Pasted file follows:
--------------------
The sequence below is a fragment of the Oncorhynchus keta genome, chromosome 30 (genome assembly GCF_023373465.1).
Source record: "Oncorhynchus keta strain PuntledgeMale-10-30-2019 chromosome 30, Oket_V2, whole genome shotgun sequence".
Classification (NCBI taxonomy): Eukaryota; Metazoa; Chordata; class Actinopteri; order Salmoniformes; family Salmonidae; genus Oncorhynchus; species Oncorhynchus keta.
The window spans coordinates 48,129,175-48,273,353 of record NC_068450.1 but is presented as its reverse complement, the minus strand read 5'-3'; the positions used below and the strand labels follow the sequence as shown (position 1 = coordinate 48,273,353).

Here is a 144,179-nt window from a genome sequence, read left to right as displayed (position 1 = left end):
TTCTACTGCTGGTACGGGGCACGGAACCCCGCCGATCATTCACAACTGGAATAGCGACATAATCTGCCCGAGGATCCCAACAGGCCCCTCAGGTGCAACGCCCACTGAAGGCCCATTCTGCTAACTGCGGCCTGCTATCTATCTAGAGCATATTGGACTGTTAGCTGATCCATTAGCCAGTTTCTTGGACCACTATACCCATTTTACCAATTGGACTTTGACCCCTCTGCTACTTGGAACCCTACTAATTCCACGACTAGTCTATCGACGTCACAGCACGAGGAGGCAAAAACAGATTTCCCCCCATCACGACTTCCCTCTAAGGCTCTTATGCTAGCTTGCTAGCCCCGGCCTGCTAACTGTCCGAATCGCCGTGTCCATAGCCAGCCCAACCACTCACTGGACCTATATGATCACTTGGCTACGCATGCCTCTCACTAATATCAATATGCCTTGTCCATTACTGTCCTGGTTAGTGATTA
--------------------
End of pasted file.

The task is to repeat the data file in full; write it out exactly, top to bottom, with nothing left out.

The sequence below is a fragment of the Oncorhynchus keta genome, chromosome 30 (genome assembly GCF_023373465.1).
Source record: "Oncorhynchus keta strain PuntledgeMale-10-30-2019 chromosome 30, Oket_V2, whole genome shotgun sequence".
Classification (NCBI taxonomy): Eukaryota; Metazoa; Chordata; class Actinopteri; order Salmoniformes; family Salmonidae; genus Oncorhynchus; species Oncorhynchus keta.
The window spans coordinates 48,129,175-48,273,353 of record NC_068450.1 but is presented as its reverse complement, the minus strand read 5'-3'; the positions used below and the strand labels follow the sequence as shown (position 1 = coordinate 48,273,353).

Here is a 144,179-nt window from a genome sequence, read left to right as displayed (position 1 = left end):
TTCTACTGCTGGTACGGGGCACGGAACCCCGCCGATCATTCACAACTGGAATAGCGACATAATCTGCCCGAGGATCCCAACAGGCCCCTCAGGTGCAACGCCCACTGAAGGCCCATTCTGCTAACTGCGGCCTGCTATCTATCTAGAGCATATTGGACTGTTAGCTGATCCATTAGCCAGTTTCTTGGACCACTATACCCATTTTACCAATTGGACTTTGACCCCTCTGCTACTTGGAACCCTACTAATTCCACGACTAGTCTATCGACGTCACAGCACGAGGAGGCAAAAACAGATTTCCCCCCATCACGACTTCCCTCTAAGGCTCTTATGCTAGCTTGCTAGCCCCGGCCTGCTAACTGTCCGAATCGCCGTGTCCATAGCCAGCCCAACCACTCACTGGACCTATATGATCACTTGGCTACGCATGCCTCTCACTAATATCAATATGCCTTGTCCATTACTGTCCTGGTTAGTGATTA